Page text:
Scharf: Ah, that's a horrible thing. It's a good question… It's a little hard to tell. The book, although it tries to be reasonably balanced in talking about, for example, cosmology, it talks about dark matter, it talks a little bit about dark energy, it talks about things like the multiverse; there could be some stuff there that we really have got wrong. I think dark matter, there's clearly something we're not quite getting there. [Just recently,] two of the major laboratory experiments trying to detect dark matter particles have come up blank again, and there's a general — at least I sense a feeling in the field that while most people would say it would take a lot to overturn the basic idea of dark matter, we're kind of entering a regime where it's getting a little worrisome. And that suggests to me that there could be some big surprises, which would rewrite chapters one and two of the book at some level.

A bird comes into view on the elephant's back at a scale of 10 meters. (Image credit: Courtesy of Farrar, Straus and Giroux)

At the subatomic end, the same kind of thing could be said: Right now, and I tried to hedge my bets a little bit and talk about quantum mechanics, it's interesting that we still don't have a full conceptual picture of what quantum mechanics is really telling us. The idea of, for example, different interpretations of quantum mechanics … it's pretty remarkable that we don't yet have one of those confirmed as absolutely the truth. We tend to work with the Copenhagen interpretation, because that's just what we've done; I see in the research area that deals with this, there is discussion of this. There are things in the quantum world that are a little unnerving that we haven't gotten a better grasp of. So it's conceivable something could happen there.

The bird, closer now, at a scale of 1 meter. (Image credit: Courtesy of Farrar, Straus and Giroux)

Otherwise, I think the other area that might radically change — and this is a positive change — would be [if we] discovered life somewhere else. And that would mean changing the whole middle of the book. Well, I exaggerate a little bit. But I think there's the potential there for discovery that shifts our perspective in a profound way about specialness of life on Earth, about the nature of life on Earth … If we find something somewhere else, whether it's on Mars or indicators on an exoplanet, that's worth a lot. That would be, definitely, a revised edition. [10 Exoplanets That Could Host Alien Life]

The bird's prey at a scale of 1/10 meter, or 10 cm. (Image credit: Courtesy of Farrar, Straus and Giroux) Would life elsewhere necessarily be in approximately the same orders of magnitude as us?

Scharf: It's a tricky one. I would be interested but really shocked if life was on a very different scale, either on a vastly larger scale, you have some weird, integrated organism on the scale of 20, 30, 40 km or so, and I'd also be pretty shocked and astonished if it was somehow smaller than a moderately-complex molecule. For the microscopic scale, it seems hard to imagine how you could have structures that have the necessary complexity to give rise to living systems. Molecules are kind of the minimal thing already, in that sense, so molecular biology may be a universal thing. You probably don't have subatomic biology, and it's just because of the complexity that is enabled. And then on the big scale, yeah. There has been work done on this relating, for example, energy use to scale and efficiency, and it seems — unless it was built very, very differently, the bigger you get, the more problematic it gets from an energy perspective, but then also from a communication perspective.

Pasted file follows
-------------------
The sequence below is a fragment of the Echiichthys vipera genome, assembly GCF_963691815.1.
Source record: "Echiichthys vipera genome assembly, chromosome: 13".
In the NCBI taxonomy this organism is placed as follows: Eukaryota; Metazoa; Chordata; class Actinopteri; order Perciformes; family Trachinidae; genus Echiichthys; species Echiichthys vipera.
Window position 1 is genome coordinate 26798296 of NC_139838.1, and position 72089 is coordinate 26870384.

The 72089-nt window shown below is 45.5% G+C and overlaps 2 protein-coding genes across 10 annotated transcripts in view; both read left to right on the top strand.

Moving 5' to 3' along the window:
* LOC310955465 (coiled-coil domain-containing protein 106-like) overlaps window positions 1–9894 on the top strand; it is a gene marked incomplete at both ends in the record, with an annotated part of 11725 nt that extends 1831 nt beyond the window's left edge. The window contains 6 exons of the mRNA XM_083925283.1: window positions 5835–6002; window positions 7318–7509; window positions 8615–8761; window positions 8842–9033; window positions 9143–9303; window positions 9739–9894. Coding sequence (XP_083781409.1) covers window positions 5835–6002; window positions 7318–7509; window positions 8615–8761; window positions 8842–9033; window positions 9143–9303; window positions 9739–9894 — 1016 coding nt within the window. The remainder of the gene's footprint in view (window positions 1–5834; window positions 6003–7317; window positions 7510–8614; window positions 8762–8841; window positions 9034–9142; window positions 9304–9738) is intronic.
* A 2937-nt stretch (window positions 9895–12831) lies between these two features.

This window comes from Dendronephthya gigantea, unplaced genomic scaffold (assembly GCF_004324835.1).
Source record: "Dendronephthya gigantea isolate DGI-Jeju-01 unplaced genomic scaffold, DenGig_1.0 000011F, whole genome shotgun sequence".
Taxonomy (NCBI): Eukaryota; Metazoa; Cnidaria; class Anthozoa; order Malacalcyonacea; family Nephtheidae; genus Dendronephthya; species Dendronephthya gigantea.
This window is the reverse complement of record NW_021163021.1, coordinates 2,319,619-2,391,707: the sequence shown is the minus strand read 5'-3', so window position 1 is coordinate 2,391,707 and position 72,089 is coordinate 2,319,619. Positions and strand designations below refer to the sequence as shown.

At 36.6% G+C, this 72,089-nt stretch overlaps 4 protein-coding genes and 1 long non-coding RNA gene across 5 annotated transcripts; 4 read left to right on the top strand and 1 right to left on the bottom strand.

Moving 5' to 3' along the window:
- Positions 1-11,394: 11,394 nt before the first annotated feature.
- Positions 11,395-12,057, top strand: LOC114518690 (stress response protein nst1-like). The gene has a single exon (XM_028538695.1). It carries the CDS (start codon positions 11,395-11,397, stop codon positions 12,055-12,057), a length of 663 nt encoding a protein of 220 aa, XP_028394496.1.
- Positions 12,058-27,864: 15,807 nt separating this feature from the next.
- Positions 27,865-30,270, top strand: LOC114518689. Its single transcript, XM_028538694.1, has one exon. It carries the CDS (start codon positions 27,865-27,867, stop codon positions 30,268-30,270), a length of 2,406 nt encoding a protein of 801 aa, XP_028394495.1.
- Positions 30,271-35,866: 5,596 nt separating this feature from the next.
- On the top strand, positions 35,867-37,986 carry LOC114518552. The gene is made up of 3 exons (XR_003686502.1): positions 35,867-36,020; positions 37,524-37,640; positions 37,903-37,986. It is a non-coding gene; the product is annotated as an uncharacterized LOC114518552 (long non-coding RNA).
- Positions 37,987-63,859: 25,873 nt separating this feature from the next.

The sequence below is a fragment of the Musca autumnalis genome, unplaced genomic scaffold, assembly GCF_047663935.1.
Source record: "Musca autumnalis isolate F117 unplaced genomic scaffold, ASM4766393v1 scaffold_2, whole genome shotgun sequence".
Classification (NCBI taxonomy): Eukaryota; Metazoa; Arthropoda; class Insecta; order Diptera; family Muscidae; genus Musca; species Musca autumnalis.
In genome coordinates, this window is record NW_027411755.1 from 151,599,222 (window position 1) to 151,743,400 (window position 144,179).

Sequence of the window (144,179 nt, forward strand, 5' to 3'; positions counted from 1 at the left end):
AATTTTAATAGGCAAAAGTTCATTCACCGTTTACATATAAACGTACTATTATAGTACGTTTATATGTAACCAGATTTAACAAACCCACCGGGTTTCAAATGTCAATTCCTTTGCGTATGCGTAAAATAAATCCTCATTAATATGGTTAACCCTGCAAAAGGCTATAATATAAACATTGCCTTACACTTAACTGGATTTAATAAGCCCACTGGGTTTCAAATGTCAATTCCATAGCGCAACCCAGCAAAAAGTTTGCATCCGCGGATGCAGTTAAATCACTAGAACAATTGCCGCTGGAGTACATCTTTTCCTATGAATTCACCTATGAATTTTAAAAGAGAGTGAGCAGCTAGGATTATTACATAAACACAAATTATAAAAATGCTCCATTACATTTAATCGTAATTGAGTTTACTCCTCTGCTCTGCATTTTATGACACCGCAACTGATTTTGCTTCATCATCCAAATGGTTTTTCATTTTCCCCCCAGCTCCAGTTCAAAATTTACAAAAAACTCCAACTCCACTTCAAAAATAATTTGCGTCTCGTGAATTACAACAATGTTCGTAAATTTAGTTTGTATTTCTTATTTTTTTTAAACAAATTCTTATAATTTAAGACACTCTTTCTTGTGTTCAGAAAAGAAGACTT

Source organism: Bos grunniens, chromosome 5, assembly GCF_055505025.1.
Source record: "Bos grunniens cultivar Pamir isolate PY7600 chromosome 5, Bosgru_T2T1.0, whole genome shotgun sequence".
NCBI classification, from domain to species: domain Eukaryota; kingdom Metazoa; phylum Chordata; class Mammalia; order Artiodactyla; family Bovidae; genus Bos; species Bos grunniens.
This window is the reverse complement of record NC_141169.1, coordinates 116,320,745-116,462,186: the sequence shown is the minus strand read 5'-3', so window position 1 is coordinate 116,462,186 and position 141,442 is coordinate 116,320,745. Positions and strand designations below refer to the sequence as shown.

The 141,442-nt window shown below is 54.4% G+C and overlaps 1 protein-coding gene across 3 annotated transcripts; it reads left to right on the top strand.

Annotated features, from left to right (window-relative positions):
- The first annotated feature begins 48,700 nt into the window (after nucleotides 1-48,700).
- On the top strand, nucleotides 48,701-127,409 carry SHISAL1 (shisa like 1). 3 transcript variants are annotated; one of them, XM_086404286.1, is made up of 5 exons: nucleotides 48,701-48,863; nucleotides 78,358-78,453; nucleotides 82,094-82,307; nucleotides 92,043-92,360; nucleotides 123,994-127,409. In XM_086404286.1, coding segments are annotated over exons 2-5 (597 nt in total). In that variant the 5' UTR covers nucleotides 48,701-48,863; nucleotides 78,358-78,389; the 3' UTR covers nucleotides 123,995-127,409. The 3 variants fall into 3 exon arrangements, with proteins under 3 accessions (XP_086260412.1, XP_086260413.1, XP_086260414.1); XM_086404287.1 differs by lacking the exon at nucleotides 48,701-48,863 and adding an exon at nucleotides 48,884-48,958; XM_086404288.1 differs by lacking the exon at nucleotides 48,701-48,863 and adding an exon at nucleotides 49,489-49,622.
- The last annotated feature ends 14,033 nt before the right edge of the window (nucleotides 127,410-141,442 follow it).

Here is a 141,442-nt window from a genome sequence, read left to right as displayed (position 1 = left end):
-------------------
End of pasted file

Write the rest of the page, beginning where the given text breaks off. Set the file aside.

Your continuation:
If you inflated the human brain to 100km across, that actually, if you think about all the little electrochemical signals buzzing around, unless you rebuild the speed at which those signals propagate, you've then got a very big, very slow brain… Maybe that's my human-centric bias, but it seems that it would be difficult for an organism to evolve that way and still be able to respond to its environment in a way that prevents it from going extinct. Stuff happens, something falls over, something chases you — these are presumably going to be happening on pretty quick timescales. The bigger you are, the harder it is to deal with that, apart from all the energy efficiency ideas. But that's all assuming that living systems really do have to be built out of carbon chemistry, and I would say that while that seems like the likeliest thing, because carbon chemistry is just so astonishingly rich, we don't know. Maybe living systems can be built out of different substrates; that would certainly be interesting.

This interview was edited for length. You can buy "The Zoomable Universe" at

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Sarah Lewin
Associate Editor

Sarah Lewin started writing for in June of 2015 as a Staff Writer and became Associate Editor in 2019 . Her work has been featured by Scientific American, IEEE Spectrum, Quanta Magazine, Wired, The Scientist, Science Friday and WGBH's Inside NOVA. Sarah has an MA from NYU's Science, Health and Environmental Reporting Program and an AB in mathematics from Brown University. When not writing, reading or thinking about space, Sarah enjoys musical theatre and mathematical papercraft. She is currently Assistant News Editor at Scientific American. You can follow her on Twitter @SarahExplains.